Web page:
States may develop their own SUAs in accordance with criteria set forth in 7 CFR 273.9(d)(6)(iii). States are not required to use a particular methodology when developing SUAs under current program rules. States must update SUAs annually, but are not directed to use particular data sources, and can revise their methodology at any time so long as they receive FNS approval. In the absence of formal guidelines outlining recommended methodologies, States have considerable flexibility in developing the methodologies and amounts for the standards.

Multiple SUAs may be created by the State to reflect the differences in utility expenses that SNAP households incur. There are three different types of SUAs: Heating and cooling SUAs (HCSUAs); a limited utility allowance (LUAs); and single utility allowances (also referred to as “individual standards”). The HCSUA is the largest of the SUAs and Start Printed Page 52810available to households that pay heating or cooling expenses separate from their rent or mortgage. The HCSUA includes costs for all other utilities covered by SUAs as well as heating or cooling costs. States may also choose to develop a LUA that includes expenses for at least two utilities, and single utility allowances may be used for stand-alone utility costs. Utility expenses that may be captured in a LUA or a single utility allowance include: Electricity or fuel for purposes other than heating or cooling; water; sewerage; well and septic tank installation and maintenance; telephone; and garbage or trash collection.

Though most SNAP eligibility parameters are set at the Federal level, SUAs are an exception because States determine which SUAs are available in their State and how to calculate them. This can lead to considerable variation from State to State. Current rules grant broad discretion to States in determining how SUAs are calculated and the sources of information used. In Fiscal Year (FY) 2019, HCSUA amounts ranged from $278 to $826. The variation in SUA amounts can cause variation in benefit amounts as larger SUAs provide for greater excess shelter deductions resulting in higher benefit amounts.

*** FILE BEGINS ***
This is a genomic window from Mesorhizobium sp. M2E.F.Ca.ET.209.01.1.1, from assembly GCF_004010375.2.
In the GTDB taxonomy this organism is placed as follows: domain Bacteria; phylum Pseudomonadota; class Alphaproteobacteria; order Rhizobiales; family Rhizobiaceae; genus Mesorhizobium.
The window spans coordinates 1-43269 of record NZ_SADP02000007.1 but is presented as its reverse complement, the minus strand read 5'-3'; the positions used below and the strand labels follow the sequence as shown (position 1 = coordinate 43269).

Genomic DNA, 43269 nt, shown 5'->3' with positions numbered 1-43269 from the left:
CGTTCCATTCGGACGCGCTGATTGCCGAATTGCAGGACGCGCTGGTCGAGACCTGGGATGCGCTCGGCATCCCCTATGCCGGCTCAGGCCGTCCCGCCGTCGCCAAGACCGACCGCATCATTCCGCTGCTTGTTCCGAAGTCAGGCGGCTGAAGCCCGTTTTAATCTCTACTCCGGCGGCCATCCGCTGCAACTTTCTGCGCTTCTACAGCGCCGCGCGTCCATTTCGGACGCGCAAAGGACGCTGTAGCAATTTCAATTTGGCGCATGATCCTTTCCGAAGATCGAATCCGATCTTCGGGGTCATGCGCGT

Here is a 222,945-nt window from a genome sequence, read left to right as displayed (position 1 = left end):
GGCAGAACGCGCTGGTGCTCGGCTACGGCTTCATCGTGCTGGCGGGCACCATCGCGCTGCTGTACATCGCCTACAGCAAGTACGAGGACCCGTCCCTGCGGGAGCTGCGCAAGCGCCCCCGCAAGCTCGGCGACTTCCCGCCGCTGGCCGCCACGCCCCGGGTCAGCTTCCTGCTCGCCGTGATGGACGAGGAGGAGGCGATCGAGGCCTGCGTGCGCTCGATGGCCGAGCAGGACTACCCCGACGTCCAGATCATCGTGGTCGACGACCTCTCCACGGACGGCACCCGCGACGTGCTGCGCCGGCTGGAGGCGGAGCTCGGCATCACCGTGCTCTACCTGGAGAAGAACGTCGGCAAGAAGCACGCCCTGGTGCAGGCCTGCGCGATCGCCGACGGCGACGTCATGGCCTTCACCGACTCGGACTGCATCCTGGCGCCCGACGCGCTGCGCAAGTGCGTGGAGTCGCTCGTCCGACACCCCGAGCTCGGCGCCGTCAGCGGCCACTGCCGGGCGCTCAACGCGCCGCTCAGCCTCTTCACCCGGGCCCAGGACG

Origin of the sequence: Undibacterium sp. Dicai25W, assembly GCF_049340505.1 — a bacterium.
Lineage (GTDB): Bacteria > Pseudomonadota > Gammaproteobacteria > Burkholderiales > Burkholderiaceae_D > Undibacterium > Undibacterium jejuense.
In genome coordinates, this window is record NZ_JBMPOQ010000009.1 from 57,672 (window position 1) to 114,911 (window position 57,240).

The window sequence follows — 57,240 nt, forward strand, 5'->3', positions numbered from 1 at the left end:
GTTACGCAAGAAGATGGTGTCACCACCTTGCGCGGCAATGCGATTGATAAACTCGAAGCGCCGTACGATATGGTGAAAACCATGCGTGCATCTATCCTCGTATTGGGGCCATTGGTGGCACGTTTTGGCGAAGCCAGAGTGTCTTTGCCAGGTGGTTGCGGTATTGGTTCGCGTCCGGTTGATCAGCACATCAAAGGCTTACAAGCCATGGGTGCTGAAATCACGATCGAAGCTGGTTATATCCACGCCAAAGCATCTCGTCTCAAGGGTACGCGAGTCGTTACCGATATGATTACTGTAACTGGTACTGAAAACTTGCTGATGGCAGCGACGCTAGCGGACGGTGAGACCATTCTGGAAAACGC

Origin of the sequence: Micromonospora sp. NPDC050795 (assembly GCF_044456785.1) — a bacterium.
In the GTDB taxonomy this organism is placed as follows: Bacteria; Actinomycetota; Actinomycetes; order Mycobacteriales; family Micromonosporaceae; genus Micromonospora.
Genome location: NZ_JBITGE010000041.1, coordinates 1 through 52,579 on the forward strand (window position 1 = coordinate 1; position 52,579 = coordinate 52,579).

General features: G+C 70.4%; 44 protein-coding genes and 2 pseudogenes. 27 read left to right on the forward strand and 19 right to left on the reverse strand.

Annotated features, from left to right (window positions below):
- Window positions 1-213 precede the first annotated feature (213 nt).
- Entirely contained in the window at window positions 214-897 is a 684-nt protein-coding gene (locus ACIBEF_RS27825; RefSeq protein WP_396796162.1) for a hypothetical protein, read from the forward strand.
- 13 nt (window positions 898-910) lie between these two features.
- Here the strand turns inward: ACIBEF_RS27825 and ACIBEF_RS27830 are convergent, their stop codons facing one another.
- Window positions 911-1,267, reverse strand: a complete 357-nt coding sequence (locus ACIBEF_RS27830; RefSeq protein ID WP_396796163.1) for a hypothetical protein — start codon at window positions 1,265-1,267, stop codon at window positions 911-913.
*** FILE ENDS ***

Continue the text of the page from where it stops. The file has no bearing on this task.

In FY 2017, HCSUAs were used to determine 63 percent of household eligibility and benefit amounts.[1] Wide variation in SUAs means that households that have otherwise similar shelter costs and household circumstances but live on opposite sides of a State border would have differing benefit amounts based on the choices their States made in developing SUAs. For example, in FY2019, the difference in HCSUAs between two bordering States was as high as $339, which would cause a difference in benefits of $55. While differences in utility costs are expected across State lines, the degree of the variation in methodologies and therefore SUA amounts is of concern as similarly situated households living a few miles apart could have significantly different benefit amounts.

2017 SUA Study

In August 2017, USDA published a study that reviewed States' SUA methodologies titled, Methods to Standardize State Standard Utility Allowances (Holleyman, et al., 2017). The 2017 SUA Study looked at HCSUAs from 2014 and found that most of the methodologies States employ fall into one of two categories: (1) Those that rely on recent State-specific utility data; and (2) those that adjust a base number using an inflation measure such as the Consumer Price Index (CPI) of utility costs. States relying on State-specific utility data use a variety of data sources, including information obtained from utility providers through public service commissioners or consumption information available from other sources. States that adjust a base number annually predominately use changes in the price indexes (for electricity, natural gas, etc.) to make these changes. For States using the second methodology, the frequency of updates to the underlying base number are often infrequent or nonexistent. The report found that less than half (42 percent) of States that update a base number know the source of their base number and many do not know what year it was established.